Religion, hybridity, and the construction of reality in postcolonial Africa

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Mabiala Justin-Robert Kenzo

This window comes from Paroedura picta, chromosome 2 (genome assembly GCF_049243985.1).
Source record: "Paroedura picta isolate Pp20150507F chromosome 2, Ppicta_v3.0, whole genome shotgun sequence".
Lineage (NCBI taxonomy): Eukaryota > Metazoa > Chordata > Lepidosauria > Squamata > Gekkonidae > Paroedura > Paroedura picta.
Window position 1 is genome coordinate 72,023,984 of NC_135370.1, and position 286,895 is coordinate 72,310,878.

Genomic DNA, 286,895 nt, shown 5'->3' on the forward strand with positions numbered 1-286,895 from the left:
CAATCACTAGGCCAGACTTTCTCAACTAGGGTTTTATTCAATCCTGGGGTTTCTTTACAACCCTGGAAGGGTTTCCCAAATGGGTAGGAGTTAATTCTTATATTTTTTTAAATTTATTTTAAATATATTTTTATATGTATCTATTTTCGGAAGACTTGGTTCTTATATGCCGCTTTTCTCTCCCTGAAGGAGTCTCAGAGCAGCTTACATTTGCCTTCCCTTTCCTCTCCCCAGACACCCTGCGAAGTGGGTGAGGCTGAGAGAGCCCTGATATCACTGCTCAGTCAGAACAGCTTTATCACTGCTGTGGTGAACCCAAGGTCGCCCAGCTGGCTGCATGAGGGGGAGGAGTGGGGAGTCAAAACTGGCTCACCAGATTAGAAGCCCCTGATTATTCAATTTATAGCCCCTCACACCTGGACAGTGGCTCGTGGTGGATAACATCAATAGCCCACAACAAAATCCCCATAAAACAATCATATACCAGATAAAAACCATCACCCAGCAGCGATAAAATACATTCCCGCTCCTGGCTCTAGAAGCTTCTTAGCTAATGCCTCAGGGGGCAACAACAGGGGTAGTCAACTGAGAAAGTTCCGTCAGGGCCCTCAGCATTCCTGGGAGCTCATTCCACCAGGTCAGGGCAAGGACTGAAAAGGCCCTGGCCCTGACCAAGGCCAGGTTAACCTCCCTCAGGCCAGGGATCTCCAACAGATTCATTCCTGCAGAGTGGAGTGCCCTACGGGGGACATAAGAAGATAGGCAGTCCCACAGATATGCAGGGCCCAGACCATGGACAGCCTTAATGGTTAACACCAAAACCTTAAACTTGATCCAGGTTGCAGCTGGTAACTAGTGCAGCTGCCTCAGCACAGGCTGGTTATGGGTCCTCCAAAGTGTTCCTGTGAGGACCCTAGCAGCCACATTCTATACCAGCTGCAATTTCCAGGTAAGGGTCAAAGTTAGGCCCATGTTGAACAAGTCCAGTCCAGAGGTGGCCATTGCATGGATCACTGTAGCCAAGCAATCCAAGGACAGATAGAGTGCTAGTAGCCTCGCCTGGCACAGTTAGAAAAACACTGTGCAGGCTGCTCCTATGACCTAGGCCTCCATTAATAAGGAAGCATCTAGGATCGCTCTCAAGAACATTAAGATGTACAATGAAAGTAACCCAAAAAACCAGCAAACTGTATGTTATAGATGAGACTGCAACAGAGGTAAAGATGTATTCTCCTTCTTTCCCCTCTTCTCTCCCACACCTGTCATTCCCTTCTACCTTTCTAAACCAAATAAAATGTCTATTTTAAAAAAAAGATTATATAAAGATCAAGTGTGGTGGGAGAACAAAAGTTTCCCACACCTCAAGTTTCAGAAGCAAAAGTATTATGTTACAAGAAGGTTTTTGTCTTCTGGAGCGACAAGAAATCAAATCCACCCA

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That Africans are incurably religious has been one of the pillars on which current knowledge on Africa and the Africans is built. However, the accuracy of the claim is questionable on a number of fronts. The paper suggests that the real significance of the question is that it raises the issue of cultural determinism and indeterminism. Taking our cue from the postmodern and postcolonial criticism, we argue that cultures (or religions) are not ready-made packages that are passed on from one generation to another. Rather, cultures are transmitted through processes that can be described in terms of interactivity, negotiability, indeterminacy, fragmentation, and conflict. More importantly, humans are active participants in these processes. Based on this view of culture, the paper argues that the religious identity of Africans is a matter of constructed hybridity. Our reading of Ben Okri's Famished Road further demonstrates that Africans are neither incurably religious nor incurably irreligious. Instead, they skillfully and creatively construct their identity borrowing insights from resources that are both endogenous and exogeneous to Africa and their own tribal contexts.

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